I think that there is really no need to change the calls in any level. Rather, based on the latest knowledge about how peoples' minds work, the leaders in the Square Dance Community might introduce a pattern walking subset of the normal call definitions that can be easily learned using System 1. There would be a list of patterns rather than a list of call definitions.  

In conclusion I notice that most national callers don’t want to break down a lot of squares in an expensive hoedown. These callers would ruin their reputation. So they call fast and use the simple subset of calls that are essentially the Pattern Walking subset that most everyone can do. These callers are entertainers.  They are paid to entertain and that is what they do - serve their customers.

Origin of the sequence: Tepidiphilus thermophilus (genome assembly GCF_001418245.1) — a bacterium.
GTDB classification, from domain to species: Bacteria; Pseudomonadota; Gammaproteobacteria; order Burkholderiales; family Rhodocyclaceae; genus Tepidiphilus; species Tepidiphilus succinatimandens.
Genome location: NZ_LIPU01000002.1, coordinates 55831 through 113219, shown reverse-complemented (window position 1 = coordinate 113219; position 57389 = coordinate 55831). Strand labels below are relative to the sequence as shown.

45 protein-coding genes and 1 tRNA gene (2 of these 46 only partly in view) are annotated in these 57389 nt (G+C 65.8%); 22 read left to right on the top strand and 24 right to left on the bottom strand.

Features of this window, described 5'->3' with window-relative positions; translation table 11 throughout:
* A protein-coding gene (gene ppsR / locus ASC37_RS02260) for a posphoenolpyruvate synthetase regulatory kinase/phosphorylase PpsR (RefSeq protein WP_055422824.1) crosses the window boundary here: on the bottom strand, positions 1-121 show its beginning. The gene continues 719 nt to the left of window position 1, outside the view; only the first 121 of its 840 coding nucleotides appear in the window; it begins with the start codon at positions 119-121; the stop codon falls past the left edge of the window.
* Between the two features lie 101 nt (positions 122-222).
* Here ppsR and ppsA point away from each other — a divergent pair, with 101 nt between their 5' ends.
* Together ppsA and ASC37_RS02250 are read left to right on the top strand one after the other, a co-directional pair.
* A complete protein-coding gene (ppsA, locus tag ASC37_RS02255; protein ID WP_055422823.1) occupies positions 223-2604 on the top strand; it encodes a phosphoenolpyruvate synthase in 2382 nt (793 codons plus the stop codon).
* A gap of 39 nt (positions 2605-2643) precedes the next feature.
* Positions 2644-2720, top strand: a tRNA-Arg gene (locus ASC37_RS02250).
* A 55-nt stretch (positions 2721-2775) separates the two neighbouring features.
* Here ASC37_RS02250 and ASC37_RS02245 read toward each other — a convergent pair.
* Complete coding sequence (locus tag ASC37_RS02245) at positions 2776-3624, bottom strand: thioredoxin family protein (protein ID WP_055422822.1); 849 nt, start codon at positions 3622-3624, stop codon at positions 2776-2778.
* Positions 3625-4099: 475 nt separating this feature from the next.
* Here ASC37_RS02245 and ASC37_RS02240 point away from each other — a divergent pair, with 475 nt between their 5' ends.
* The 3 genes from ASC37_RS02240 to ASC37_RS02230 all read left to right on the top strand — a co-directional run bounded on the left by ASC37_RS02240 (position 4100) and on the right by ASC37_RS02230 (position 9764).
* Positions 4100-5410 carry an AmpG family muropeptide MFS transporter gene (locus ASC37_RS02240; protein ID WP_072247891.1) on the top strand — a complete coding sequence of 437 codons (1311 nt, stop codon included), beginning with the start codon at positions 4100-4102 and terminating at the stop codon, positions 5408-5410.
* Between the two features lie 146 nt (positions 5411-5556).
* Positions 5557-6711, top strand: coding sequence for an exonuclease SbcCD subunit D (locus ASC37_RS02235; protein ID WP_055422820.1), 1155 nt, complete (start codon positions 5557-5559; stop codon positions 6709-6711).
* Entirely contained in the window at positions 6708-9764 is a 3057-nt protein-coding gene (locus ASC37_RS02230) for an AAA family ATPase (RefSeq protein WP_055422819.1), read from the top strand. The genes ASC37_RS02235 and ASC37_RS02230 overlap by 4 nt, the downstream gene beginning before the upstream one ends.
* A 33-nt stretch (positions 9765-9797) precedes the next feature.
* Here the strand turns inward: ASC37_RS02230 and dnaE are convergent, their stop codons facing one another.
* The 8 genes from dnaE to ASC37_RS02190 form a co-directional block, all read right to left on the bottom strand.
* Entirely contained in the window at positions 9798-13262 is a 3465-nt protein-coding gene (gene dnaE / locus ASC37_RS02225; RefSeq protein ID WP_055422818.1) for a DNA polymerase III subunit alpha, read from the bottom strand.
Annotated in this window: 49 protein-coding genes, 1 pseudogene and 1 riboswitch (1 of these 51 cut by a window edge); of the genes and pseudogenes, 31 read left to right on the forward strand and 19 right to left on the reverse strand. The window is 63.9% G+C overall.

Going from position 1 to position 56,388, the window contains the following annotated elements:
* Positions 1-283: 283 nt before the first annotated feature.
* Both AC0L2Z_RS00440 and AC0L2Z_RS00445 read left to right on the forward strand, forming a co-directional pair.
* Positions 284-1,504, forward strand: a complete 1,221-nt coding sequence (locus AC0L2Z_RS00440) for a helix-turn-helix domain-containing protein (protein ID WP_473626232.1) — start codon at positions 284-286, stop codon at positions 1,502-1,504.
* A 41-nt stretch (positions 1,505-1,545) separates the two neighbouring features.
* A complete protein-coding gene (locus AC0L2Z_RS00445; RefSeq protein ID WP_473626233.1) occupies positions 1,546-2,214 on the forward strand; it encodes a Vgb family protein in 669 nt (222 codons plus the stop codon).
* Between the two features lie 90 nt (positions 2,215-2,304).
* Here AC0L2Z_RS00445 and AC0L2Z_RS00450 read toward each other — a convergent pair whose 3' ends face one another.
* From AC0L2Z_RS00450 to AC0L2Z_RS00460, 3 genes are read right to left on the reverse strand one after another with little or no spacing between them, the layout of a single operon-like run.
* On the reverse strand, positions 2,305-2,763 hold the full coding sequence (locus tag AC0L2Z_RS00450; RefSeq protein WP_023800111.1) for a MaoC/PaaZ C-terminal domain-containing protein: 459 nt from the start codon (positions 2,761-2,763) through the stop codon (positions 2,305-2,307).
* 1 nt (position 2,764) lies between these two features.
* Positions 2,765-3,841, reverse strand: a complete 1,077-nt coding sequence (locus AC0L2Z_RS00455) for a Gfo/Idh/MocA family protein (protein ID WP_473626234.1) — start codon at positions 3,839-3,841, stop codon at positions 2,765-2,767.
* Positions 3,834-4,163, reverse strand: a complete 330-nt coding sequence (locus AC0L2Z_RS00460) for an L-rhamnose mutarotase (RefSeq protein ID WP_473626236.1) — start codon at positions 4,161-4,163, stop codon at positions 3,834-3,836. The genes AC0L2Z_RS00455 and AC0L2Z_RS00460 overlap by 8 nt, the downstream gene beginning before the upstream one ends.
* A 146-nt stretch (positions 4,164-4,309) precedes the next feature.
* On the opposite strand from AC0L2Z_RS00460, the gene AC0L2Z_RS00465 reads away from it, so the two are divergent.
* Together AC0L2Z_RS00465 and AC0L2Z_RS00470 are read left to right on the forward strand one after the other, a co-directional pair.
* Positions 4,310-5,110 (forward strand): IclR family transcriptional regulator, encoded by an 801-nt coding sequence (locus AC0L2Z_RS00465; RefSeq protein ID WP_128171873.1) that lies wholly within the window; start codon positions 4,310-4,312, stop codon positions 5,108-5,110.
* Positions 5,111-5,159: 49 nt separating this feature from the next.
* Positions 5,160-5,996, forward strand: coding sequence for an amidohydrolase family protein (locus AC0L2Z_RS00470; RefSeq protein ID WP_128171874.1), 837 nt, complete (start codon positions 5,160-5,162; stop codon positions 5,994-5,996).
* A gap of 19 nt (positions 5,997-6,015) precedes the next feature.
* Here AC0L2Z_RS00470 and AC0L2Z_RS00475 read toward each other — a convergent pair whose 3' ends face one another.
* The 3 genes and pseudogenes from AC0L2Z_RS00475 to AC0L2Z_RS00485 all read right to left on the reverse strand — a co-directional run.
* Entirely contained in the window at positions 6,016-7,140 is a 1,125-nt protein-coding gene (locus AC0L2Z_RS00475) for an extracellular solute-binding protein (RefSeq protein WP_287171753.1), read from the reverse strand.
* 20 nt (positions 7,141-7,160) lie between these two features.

I suggest that the leaders in the caller community try to serve the general public better and in the process save square dancing by making the teaching method doable by everybody.

Note: If you are a caller who finds himself upset by my conclusion, please consider the Curse of Knowledge bias for teachers. This bias is one in which
people who are smarter or more well informed can not understand the common man. 

Last updated September 5, 2012